Sadly, it took years of sunbathing every summer to finally follow our dermatologists’ advice on daily sunscreen use. And now that we’re older (and wiser) and know how important it is to apply SPF before you leave the house, it’s time to go one step further to protect yourself from the sun’s damaging rays.
Yes, you can do more than just rub on a broad-spectrum sunscreen; in fact, dermatologists say that using vitamin c below your spf is one of the best ways to prevent premature skin aging and reduce the risk of skin cancer.
But Another step in my skincare routine? You may be thinking. This one is non-negotiable and is recommended for almost all skin types, according to dermatologists. So you’ll want the details on how to apply vitamin C with your sunscreen.
Why should you layer vitamin C under your sunscreen?
Both sunscreen and vitamin C help protect the skin from the sun’s UV rays in different ways. And the benefits are compounded when you combine them.
Its SPF works by absorbing or reflecting UV rays. But no sunscreen is 100 percent effective at blocking UV rays, says Elyse Love, MD, a New York City-based board-certified dermatologist. “For example, properly applied SPF 30 blocks approximately 97 percent of the sun’s rays, which means that 3 percent of the sun’s rays get through the protection and cause sun damage through oxidative stress,” she says. “This oxidative stress can lead to DNA damage (skin cancer), increased pigmentation (dark spots), dilated vessels (redness), and loss of collagen (fine lines and wrinkles).”
And that’s where vitamin C comes in. Because it’s an antioxidant, it can help neutralize all oxidative stress, keeping skin supple and protected. In fact, researchers found that sunscreens block only 55 percent of the free radicals produced by UV exposure, and by adding vitamin C to the mix, they were able to reduce sunburn by an additional 50 percent, according to a study in the Indian Dermatology Online Magazine.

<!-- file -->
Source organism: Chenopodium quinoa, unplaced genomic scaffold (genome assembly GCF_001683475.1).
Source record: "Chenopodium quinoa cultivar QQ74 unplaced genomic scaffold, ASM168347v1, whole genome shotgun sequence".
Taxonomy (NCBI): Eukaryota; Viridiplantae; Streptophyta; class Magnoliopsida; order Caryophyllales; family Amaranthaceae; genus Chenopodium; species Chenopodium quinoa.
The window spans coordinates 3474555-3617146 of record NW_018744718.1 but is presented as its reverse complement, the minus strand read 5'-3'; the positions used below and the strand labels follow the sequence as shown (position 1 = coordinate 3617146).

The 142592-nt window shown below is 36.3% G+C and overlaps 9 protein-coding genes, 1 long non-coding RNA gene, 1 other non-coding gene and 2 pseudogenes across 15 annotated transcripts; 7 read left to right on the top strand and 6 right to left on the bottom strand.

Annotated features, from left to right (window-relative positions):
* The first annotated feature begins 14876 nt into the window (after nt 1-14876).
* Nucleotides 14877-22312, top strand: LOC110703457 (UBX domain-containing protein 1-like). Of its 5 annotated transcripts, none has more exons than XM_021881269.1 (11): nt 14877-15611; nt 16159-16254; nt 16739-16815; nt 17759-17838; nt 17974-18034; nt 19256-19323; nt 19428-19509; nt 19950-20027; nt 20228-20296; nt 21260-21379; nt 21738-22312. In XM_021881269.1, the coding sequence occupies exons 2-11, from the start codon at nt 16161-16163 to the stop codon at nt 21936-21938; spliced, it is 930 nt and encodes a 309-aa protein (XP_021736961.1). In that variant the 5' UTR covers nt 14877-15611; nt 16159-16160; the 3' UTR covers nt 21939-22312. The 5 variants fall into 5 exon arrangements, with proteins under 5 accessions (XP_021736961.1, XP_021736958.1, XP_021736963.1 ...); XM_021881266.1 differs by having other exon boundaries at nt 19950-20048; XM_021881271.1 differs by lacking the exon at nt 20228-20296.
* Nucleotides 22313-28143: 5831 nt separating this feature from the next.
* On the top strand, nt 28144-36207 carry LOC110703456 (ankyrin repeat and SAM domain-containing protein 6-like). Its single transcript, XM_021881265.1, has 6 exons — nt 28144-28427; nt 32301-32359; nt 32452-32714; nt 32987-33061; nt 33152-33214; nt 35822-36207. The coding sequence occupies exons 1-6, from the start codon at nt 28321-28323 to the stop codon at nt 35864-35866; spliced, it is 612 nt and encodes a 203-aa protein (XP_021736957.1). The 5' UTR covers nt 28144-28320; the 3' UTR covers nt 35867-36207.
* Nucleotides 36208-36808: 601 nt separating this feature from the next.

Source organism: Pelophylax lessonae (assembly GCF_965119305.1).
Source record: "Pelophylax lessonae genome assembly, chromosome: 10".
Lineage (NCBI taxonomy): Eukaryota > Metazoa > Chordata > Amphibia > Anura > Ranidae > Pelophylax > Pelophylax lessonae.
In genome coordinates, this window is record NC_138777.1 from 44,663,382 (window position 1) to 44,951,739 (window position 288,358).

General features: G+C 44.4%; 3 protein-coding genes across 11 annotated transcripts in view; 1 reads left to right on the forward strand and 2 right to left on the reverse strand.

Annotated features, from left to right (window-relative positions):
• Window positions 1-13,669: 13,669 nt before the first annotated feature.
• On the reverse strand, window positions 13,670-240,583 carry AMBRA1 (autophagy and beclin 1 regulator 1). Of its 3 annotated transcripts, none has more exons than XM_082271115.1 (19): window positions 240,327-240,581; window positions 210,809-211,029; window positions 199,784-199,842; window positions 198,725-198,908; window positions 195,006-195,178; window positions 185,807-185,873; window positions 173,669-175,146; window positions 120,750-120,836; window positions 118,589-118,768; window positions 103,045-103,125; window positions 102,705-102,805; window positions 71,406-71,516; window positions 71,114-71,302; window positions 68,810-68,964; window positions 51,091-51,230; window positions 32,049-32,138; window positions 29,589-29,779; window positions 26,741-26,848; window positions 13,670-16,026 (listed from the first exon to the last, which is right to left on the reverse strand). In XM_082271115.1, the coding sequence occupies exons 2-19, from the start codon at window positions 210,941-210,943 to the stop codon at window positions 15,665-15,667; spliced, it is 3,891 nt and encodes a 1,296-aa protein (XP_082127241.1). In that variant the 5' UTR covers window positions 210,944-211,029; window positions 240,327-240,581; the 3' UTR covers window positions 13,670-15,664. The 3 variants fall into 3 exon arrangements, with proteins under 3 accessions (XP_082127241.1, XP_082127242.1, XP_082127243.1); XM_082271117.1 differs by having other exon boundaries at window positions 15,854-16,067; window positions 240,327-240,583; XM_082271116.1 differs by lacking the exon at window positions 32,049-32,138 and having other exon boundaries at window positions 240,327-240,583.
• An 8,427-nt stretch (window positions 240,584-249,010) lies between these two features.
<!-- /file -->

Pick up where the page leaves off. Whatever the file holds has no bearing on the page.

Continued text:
What kind of vitamin C should you use?
Vitamin C concentrations can be confusing, since the molecule comes in many forms with varying levels of stability, activity, and possible irritation, says Dr. Love. “L-ascorbic acid is the active form of vitamin C, and studies show that results are proportional to concentration, with a maximum concentration of 20 percent absorbed through the skin.”
Dr. Love recommends people new to vitamin C start with 10 percent L-ascorbic acid, which, FYI, is the concentration shown to ward off significant amounts of free radicals in the body. Indian Dermatology Online Magazine study up—and slowly increase your way up to 20 percent L-ascorbic acid as tolerated.
And bonus points if you can find a product that contains vitamin E, as the ingredient has been shown to boost the antioxidant benefits of vitamin C, says Dr. Love. “Those with dry and/or sensitive skin should (get) vitamin C products with vitamin E, as vitamin E is soothing to the skin and can lessen some of the potential irritation with vitamin C,” says Dr. Love.
Not sure which C to buy? Dr. Love says that First Aid Beauty 10% Vitamin C Brightening Serum ($50) is a great entry-level option because it’s non-comedogenic and contains moisturizing vitamin E and squalane. If you have sensitive, rosacea-prone skin, he tries Skinbetter Alto Defense ($165), which combines vitamins C and E (and 17 other antioxidants) to help diminish skin sensitivity and redness. SkinCeuticals CE Ferulic ($182) also contains both antioxidants to help fight free radicals. For something at drugstore prices, L’Oréal Paris Revitalift 12% Vitamin C + E + Salicylic ($26) is a great option, particularly for those with oily or acne-prone skin thanks to its inclusion of salicylic acid.
How to apply
The correct application is the key to success here. Vitamin C usually comes in the form of a serum, so it should be applied before your moisturizer; in other words, vitamin C comes first.
After cleansing your skin, apply your vitamin C (and any other serums you use in order from lightest to thickest), then your moisturizer (if separate from SPF), and lastly your SPF. “Sunscreen should always be applied as the last step in your skin care routine,” says Dr. Love. “And there’s no need to wait between applications.”
When it comes to SPFs, always look for a product that’s “broad spectrum,” which means it protects against both UVA and UVB rays—shop some of our award-winning favorites here.
One other thing to keep in mind: While you can find products that contain both vitamin C and SPF, it would be best to purchase the active separately from your sunscreen. “Most dedicated vitamin C serums will contain a higher concentration of vitamin C than a vitamin C-infused sunscreen or a vitamin C-infused moisturizer,” says Dr. Love.
So whenever you apply your vitamin c serum before your sunscreen, consider yourself doing the most when it comes to sun protection. And being extra is basically always in your best interest.
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